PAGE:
The Commerce Department announced that the U.S. trade gap dropped 2.7% from a revised $43.6 billion in July to $42.4 billion in August, which reached the 11-month low.
According to the Commerce Department, the data in August probably reflect some initial effects of Hurricane Harvey, and the impact from Hurricane Harvey, Irma and Maria will be reflected in the subsequent reports.
Exports increased 0.4% from $194.5 billion in July to $195.3 billion in August, which is the highest level since December. The increase in exports, which contributes to the narrowed trade deficit in August, was led by cars, telecommunications equipment, and pharmaceuticals.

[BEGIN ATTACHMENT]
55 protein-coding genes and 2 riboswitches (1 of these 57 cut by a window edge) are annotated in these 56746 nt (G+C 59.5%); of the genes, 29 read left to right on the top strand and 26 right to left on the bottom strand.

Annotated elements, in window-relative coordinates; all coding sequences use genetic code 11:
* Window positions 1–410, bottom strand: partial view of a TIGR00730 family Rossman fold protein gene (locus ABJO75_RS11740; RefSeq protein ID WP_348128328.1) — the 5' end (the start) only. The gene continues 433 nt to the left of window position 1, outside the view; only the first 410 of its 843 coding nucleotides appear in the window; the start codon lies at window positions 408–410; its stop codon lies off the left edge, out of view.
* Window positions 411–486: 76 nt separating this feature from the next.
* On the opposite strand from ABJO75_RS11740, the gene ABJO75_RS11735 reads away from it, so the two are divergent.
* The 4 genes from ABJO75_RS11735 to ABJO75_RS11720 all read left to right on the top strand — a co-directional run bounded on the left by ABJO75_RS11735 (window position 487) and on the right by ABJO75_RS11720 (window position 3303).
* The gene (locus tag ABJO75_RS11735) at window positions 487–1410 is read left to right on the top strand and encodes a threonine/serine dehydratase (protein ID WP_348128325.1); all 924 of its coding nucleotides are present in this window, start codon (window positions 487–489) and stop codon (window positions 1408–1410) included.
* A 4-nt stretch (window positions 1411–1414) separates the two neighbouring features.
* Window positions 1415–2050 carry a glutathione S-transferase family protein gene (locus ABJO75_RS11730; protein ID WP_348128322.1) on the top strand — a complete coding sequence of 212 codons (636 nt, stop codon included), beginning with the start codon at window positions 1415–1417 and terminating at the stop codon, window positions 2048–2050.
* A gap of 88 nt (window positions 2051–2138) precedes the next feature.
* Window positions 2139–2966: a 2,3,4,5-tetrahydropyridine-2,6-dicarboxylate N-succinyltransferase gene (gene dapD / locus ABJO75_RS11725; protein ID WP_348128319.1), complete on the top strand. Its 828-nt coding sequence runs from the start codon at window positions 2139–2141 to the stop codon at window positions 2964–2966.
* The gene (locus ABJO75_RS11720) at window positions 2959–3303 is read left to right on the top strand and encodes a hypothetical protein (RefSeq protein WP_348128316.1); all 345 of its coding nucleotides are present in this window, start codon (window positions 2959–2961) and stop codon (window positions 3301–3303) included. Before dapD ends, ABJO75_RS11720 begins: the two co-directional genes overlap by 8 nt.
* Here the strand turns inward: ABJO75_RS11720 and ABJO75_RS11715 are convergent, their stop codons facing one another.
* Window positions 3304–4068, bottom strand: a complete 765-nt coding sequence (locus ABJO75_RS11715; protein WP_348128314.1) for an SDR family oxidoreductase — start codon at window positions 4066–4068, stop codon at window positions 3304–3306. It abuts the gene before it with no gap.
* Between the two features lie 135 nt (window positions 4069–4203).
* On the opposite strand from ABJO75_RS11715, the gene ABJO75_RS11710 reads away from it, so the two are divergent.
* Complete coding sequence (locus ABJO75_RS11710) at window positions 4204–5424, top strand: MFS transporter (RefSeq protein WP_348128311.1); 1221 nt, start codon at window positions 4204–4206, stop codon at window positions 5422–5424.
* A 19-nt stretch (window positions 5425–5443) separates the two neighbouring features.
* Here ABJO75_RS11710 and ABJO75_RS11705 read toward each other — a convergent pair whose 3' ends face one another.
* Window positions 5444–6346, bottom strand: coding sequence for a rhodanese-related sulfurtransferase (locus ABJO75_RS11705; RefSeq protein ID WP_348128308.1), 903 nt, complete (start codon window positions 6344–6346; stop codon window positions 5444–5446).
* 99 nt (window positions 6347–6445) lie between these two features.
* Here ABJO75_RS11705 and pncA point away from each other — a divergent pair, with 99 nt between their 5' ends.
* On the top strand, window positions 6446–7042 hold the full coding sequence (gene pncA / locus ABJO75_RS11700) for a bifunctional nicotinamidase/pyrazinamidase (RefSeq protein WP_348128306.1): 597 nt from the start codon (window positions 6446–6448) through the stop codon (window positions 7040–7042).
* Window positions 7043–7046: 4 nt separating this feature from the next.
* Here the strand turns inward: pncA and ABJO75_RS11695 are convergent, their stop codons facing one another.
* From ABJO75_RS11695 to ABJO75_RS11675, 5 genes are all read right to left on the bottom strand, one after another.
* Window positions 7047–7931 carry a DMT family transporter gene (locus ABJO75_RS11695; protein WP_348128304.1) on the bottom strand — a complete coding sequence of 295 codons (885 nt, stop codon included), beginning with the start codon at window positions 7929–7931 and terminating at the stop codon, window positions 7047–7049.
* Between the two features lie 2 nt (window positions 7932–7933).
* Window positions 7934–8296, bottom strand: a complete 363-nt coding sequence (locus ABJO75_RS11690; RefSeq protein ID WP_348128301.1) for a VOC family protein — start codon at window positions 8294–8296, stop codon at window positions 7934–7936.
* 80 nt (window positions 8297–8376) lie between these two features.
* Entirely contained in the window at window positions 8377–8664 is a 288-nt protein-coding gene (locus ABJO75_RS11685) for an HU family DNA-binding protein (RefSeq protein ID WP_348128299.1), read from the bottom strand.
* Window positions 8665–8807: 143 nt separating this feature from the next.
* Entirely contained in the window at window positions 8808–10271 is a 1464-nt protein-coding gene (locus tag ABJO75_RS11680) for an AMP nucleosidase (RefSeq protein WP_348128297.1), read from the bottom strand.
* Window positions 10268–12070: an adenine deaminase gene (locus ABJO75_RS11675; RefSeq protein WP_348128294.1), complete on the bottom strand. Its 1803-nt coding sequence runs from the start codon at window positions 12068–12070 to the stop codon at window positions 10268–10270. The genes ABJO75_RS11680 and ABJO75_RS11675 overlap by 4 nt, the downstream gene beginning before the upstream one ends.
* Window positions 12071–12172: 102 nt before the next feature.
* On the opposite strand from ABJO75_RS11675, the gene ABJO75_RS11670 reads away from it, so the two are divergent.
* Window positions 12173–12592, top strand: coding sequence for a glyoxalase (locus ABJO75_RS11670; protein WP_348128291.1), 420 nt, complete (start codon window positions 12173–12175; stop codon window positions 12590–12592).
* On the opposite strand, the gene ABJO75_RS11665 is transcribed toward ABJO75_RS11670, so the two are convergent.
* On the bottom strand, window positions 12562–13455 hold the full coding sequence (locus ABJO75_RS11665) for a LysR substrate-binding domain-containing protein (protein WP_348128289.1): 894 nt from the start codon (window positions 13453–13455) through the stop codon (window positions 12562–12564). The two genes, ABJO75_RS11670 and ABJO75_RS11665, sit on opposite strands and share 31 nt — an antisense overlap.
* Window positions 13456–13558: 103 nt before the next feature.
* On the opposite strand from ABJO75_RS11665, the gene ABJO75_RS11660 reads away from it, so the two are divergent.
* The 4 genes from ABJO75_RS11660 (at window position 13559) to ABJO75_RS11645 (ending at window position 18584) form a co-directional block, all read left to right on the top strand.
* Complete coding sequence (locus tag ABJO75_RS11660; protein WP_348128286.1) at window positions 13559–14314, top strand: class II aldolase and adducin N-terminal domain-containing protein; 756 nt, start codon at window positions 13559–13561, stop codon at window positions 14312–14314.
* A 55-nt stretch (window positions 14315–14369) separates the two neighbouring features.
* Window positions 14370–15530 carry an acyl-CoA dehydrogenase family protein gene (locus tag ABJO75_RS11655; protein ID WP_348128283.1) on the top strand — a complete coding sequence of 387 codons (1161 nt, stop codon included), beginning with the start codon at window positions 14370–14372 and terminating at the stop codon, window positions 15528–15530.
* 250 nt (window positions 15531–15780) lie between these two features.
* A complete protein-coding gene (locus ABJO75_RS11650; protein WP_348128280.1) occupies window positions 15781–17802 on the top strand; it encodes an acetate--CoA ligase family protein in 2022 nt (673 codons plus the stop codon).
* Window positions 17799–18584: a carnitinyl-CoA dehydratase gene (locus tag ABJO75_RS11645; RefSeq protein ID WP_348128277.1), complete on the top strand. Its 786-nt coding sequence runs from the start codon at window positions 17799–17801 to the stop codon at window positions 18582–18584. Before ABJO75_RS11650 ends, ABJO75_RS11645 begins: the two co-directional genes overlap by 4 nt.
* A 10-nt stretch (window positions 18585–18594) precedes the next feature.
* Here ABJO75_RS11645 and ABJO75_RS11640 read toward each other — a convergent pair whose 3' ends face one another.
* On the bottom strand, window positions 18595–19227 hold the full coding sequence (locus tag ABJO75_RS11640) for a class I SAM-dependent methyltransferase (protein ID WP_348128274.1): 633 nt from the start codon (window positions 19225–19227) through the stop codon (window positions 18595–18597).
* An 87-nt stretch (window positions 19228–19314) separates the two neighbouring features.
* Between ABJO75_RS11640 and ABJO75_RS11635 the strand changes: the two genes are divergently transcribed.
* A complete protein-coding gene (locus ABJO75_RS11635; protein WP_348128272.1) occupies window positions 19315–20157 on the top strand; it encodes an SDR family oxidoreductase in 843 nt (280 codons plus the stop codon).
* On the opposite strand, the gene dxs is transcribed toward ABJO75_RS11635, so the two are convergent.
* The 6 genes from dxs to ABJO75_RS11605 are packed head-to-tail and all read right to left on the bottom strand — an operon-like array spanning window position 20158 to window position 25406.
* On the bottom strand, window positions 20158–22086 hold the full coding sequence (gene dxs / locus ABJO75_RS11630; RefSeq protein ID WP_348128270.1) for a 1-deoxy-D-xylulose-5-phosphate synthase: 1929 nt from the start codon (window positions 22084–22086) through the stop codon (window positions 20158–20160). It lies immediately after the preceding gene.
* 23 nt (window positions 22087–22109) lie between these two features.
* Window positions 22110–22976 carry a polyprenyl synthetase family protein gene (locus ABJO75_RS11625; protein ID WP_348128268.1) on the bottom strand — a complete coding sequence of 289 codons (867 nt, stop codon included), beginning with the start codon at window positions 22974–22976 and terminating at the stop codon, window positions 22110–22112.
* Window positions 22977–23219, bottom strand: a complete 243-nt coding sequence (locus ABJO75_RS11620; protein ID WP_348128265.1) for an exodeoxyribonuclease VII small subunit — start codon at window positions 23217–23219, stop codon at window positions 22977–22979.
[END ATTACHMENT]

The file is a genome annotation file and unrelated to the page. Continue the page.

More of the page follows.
Imports dropped 0.1% from $238.1 billion in July to $237.7 billion in August. Imports of industrial supplies and materials, computer accessories and civilian aircraft dropped during the month, while imports of passenger cars showed increase in August.
Exports of services increased 0.4% to $66.1 billion. Merchandise-trade deficit decreased from $63.8 billion to $63.3 billion, and after eliminating the effects of price fluctuations, the goods-trade gap changed slightly to $61.8 billion.
In addition, in August, the gap in goods with Mexico rose 26% to $6.2 billion, and goods deficit with China increased 4% to $34.9 billion.